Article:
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The Fed Can’t Afford to Taper QE

Interest-Rates / Quantitative Easing Aug 19, 2013 - 05:25 PM GMT

By: John_Handbury

Interest-Rates

The Federal Reserve Bank’s balance sheet looked pretty healthy in May this year.  On the asset side of the balance sheet is the large amount of paper that the Fed has bought to supposedly stimulate the economy.  This consists mostly of treasury bonds and notes and mortgage-back securities of a value approaching $3 trillion.


On the liability side of the balance sheet is the money the Fed created to buy these instruments, most of which is in bank reserve accounts, which the banks are not allowed to lend, but they collect a bit of interest.  Treasury Bond and Mortgage-backed Security prices were higher than the Fed had purchased them during QE1 and QE2 and the ongoing $85 billion/month purchases for the third round of quantitative easing, so the process had a net gain. 

The fact that the Fed was actually profiting from this arrangement has no doubt put Bernanke in a good light and provided political support for the process.

However, since Bernanke whispered in May that the Fed will start “tapering” these asset purchases, the market has assumed the worst, i.e., that bond prices will crash without the support of quantitative easing (although historically quite the opposite has happened when these bond purchases have ceased).  Thus bond prices have fallen almost 15% since and yields have soared.  This means the asset side of the balance sheet has fallen about $500 Billion, an amount not to be sneezed at, in fact over 10% of the entire US gross national product earned other those same four months.  This “lost” value could be very deflating.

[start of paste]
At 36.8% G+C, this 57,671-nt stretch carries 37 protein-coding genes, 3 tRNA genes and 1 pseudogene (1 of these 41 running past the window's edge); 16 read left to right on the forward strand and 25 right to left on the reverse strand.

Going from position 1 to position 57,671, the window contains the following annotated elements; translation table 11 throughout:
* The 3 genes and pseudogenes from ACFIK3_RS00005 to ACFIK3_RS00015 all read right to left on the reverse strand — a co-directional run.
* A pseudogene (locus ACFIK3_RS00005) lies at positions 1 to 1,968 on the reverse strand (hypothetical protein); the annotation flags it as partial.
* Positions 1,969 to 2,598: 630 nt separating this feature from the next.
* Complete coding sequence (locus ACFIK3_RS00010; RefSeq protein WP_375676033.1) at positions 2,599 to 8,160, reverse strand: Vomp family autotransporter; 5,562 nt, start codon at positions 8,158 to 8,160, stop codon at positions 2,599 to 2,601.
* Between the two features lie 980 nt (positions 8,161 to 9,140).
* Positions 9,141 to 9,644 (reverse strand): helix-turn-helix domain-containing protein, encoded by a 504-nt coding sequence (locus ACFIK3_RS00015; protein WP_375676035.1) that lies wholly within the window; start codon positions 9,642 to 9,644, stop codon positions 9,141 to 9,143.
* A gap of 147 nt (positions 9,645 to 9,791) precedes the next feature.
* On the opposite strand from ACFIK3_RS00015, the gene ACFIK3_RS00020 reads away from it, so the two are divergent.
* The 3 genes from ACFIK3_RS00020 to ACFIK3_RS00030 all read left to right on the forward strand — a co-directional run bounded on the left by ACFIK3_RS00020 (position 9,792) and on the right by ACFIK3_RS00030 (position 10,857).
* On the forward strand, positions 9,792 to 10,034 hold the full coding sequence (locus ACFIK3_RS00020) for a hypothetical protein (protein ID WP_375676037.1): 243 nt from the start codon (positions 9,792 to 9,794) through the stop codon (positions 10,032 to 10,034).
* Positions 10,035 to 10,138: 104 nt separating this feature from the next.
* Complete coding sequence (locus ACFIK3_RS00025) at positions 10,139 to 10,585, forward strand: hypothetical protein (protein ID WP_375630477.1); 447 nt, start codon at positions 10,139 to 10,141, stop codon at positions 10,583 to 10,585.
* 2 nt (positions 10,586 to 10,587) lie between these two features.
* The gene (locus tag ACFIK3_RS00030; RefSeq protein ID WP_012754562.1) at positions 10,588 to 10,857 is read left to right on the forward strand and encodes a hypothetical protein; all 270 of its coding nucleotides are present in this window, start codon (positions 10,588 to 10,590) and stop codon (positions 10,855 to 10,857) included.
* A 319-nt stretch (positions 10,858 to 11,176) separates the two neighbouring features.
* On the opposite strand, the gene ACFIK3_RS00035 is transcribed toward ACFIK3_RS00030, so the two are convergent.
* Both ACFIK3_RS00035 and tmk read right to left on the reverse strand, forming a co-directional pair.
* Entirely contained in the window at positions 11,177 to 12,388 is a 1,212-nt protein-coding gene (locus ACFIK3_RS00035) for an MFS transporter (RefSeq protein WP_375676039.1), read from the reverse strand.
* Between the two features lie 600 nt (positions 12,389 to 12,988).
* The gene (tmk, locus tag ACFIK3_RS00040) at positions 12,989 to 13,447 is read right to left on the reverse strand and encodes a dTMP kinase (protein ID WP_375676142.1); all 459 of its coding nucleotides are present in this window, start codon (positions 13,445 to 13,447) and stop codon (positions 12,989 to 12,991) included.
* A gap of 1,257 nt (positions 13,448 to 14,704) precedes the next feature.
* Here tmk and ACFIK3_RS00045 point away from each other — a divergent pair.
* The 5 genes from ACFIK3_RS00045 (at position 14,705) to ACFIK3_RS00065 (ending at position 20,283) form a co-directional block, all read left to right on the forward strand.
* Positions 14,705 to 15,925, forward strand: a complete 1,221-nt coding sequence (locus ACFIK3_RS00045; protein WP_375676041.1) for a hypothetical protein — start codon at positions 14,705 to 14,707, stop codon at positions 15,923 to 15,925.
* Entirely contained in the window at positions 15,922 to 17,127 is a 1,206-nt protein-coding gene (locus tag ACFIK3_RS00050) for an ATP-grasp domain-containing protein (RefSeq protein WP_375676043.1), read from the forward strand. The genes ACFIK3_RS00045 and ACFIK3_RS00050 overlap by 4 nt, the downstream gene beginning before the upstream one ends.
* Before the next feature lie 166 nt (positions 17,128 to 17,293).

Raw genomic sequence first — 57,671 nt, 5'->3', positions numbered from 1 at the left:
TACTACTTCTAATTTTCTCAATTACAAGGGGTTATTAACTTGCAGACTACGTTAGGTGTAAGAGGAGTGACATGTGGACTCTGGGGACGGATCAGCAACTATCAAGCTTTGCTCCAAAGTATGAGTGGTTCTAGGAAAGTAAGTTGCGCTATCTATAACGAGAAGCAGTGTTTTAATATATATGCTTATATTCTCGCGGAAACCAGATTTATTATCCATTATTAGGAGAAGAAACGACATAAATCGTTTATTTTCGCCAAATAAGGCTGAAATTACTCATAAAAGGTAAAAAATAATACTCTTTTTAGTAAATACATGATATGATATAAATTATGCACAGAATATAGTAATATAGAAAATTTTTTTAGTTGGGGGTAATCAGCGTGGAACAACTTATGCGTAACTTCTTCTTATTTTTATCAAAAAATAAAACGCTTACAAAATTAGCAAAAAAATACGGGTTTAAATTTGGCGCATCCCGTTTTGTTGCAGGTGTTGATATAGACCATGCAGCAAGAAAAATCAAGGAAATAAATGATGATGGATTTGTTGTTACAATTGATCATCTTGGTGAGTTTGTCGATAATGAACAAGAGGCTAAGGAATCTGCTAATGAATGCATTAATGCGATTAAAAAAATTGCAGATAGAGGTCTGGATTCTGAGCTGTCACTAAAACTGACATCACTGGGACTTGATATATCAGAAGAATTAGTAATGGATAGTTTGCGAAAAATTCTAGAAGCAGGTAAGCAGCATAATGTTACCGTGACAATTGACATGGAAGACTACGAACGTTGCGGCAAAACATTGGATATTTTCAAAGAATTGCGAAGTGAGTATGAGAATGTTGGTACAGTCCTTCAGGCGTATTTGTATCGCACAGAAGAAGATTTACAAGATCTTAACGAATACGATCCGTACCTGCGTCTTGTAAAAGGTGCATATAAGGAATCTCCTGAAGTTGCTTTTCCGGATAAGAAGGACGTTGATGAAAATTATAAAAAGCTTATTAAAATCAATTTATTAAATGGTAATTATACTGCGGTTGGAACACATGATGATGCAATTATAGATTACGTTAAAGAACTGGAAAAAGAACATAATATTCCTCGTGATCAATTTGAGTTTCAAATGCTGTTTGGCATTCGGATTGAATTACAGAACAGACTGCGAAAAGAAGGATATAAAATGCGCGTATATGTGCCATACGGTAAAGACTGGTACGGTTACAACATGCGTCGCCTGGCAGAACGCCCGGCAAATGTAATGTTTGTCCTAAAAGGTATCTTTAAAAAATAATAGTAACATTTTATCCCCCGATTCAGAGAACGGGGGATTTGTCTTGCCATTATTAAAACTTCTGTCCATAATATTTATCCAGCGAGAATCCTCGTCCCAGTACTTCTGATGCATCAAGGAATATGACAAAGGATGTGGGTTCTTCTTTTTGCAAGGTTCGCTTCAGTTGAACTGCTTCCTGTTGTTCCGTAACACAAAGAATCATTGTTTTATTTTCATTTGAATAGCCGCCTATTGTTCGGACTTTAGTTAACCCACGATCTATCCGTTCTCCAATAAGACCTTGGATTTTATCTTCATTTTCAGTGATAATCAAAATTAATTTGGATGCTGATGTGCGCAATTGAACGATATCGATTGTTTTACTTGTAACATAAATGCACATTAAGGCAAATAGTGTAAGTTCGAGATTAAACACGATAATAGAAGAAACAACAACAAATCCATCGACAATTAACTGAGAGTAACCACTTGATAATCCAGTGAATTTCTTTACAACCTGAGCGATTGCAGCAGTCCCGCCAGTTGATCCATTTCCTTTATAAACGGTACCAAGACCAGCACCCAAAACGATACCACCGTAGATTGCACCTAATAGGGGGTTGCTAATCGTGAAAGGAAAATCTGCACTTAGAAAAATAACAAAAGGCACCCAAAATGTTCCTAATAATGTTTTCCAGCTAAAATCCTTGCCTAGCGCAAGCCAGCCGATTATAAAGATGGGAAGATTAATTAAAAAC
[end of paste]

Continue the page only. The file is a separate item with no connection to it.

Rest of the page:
Also the recent drop in bond prices has had exactly the opposite effect to what the Fed has aimed to do, that is, decrease long-term interest rates.  Interest rates are increasing all along the yield curve and could very easily hinder the fragile recovery we have been seeing.  So the Fed is in an uneasy place right now.  They need to continue buying paper assets to protect the paper assets they already have.  It seems unlikely that the Fed will start an aggressive tapering sequence, especially with Bernanke retiring soon and not wanting to leave a legacy of debt for his QE process as well as a moribund economy. It would be like leaving the casino a loser – very hard to do.

I believe the Fed will be very cautious not to spook the markets and incite a run on bonds and possibly the stock markets too.  They are in a position of great influence at this time with the market reacting to every word they utter.  They know they can significantly improve bond prices at this point simply by doing one thing – nothing new.

By John Handbury

Independent Trader
johnhandbury@hotmail.com

Copyright © 2013 by John Handbury - All rights reserved.

Disclaimer: The above is a matter of opinion and is not intended as investment advice. Information and analysis above are derived from sources and utilizing methods believed reliable, but we cannot accept responsibility for any trading losses you may incur as a result of this analysis. Do your own due diligence.

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